A Call To Ethics by the COG

I have recently been researching some items in the Minutes of the Church of God General Assembly, years 2002-2006. I came across this from the 2002 General Assembly Minutes.  The resolution is a really great document…sincerely. The modifications I made are NOT intended as satire or sarcasm…but represent my concern with the pointed pursuit of reestablishing credibility and trust among ourselves.

The “strike through” text is the original language in the resolution. The red underlined text are the substitutions I inserted.

Resolution on Ethics in the Marketplace

2002 – 69th Church of God General Assembly

WHEREAS; the frequency of corporate scandals are being highly publicized, and

WHEREAS there is the strong tendency in many businesses humanity toward short-term thinking, planning, and commitment which can lead to morally questionable decisions and practices; and

WHEREAS it is arguable that the long-term survival of even very large businesses organizations with an extended history and legacy , such as the Church of God will depend increasingly on the permission of society continued support, involvement, and contributions of constituents rather than on short-term financial statistics; and

WHEREAS people in business church leaders need to be sensitized to the issues of ethical dimensions heretofore ignored; and

WHEREAS increasingly there is a recognition that areas of business policy about the treatment of employees, customers, shareholders, ministers, and others, as well as corporate impact on the environment and indeed the world, are not such discrete and isolated issues as may have been thought; and

WHEREAS integrity calls for business denominational leaders to assume full accountability for their actions, responsibility for the outcome of their actions, and for respecting codes of conduct, rules of business, and laws of countries, abiding by both the letter and the spirit; and

WHEREAS continuing attention to ethics in the workplace Church of God sensitizes denominational leaders and staff pastors to how they want to act-consistently; and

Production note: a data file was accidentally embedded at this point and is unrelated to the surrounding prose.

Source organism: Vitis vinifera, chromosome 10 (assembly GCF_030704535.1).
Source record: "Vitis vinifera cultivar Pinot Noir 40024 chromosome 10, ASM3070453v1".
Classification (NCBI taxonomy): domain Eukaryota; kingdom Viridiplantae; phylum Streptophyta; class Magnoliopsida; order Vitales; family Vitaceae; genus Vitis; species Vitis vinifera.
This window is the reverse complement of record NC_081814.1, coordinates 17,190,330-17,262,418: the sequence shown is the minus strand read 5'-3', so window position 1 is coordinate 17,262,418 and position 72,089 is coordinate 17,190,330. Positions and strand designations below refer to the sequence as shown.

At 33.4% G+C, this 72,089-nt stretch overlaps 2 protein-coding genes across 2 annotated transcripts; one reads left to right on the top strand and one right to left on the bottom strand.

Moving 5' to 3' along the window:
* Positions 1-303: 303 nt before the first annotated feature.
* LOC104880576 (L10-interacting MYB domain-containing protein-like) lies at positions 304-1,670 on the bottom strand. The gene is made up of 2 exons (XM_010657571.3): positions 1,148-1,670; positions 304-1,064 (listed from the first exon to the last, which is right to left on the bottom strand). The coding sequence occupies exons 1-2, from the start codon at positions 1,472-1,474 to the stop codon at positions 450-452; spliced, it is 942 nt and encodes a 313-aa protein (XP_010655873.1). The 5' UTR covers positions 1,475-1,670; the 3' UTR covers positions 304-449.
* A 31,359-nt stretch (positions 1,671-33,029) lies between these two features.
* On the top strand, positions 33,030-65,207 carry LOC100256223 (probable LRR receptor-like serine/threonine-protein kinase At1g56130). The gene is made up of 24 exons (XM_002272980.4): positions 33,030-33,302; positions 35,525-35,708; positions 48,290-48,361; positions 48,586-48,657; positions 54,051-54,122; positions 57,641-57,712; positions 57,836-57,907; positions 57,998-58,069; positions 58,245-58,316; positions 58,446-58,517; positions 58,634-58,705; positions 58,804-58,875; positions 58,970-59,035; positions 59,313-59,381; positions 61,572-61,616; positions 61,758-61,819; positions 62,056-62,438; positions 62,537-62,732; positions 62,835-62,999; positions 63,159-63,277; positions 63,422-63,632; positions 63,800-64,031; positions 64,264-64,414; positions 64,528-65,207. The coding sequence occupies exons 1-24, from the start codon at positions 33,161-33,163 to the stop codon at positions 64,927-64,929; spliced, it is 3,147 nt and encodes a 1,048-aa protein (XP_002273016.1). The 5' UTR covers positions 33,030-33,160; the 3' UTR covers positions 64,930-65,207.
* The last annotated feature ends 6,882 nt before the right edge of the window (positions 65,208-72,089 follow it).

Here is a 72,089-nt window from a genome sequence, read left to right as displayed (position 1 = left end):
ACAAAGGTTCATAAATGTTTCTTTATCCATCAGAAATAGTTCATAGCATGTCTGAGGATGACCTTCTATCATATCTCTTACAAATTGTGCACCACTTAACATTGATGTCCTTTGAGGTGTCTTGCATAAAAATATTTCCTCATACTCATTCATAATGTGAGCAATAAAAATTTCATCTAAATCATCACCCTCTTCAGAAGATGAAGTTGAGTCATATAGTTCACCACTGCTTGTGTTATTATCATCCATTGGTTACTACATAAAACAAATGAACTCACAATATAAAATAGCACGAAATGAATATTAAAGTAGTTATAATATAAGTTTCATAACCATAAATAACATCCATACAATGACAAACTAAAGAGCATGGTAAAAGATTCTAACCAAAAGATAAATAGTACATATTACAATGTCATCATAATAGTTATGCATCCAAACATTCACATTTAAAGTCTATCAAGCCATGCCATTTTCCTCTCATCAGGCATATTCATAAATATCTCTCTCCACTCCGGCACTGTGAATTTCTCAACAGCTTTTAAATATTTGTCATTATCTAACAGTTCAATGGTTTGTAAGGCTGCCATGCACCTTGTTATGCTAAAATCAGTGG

WHEREAS managing ethical values in the workplace legitimizes managerial actions, strengthens the coherence and balance of the organization’s culture, improves trust in relationships between individuals and groups, supports greater consistency in standards and qualities quality of products morale, and cultivates greater sensitivity to the impact of the enterprise’s values and messages; and

WHEREAS the marketplace church of Jesus Christ is to reflect a working environment on the foundation of integrity; and

WHEREAS high standards reward business any ministry with the solid reputation of integrity, honesty, and trustworthiness;

THEREFORE BE IT RESOLVED that the Church of God reaffirms our commitment to encouraging business church leaders to meet the high expectations of Biblical integrity and commitment; and

BE IT FURTHER RESOLVED that the public trust of business church leadership be preserved by following Biblical principles and guidelines; and

BE IT FURTHER RESOLVED that we model right behavior in all business dealings, General Council meetings and fiduciary responsibilities; and

BE IT FURTHER RESOLVED that we expect business church leaders to commit to making a positive difference in their business dealings with one another, their communities, and society; and

BE IT FURTHER RESOLVED that business church leaders seek to understand, value, and leverage diverse cultural differences and perspectives in ministry expression; and

BE IT FINALLY RESOLVED that we expect leaders to adopt business ethics for the improvement of society, to develop a code of practice and a statement of ethical principles, and act according to these values so as to preserve a sense of credibility and trust as a primary value unto coalescing unity in the Church of God.


One Response

  1. In my years as a Roman Catholic, there was always an undertow that people in business never had “clean hands.” Whether you realise it or not, Tom, what you’ve done is hold up business people–or at least the the ideal of what business people should do–as a model for those in ministry. What a thought!

    I can assure you that much of what goes on in ministry buffaloes many of us who are in or from the business world.

    Since you mentioned the General Council, I have one appeal that I hope will filter over to Actscelerate and other places. When we gather together as a General Council or General Assembly, let’s remember the standard Our Lord set for us and not simply act according to “the tradition” as described here:


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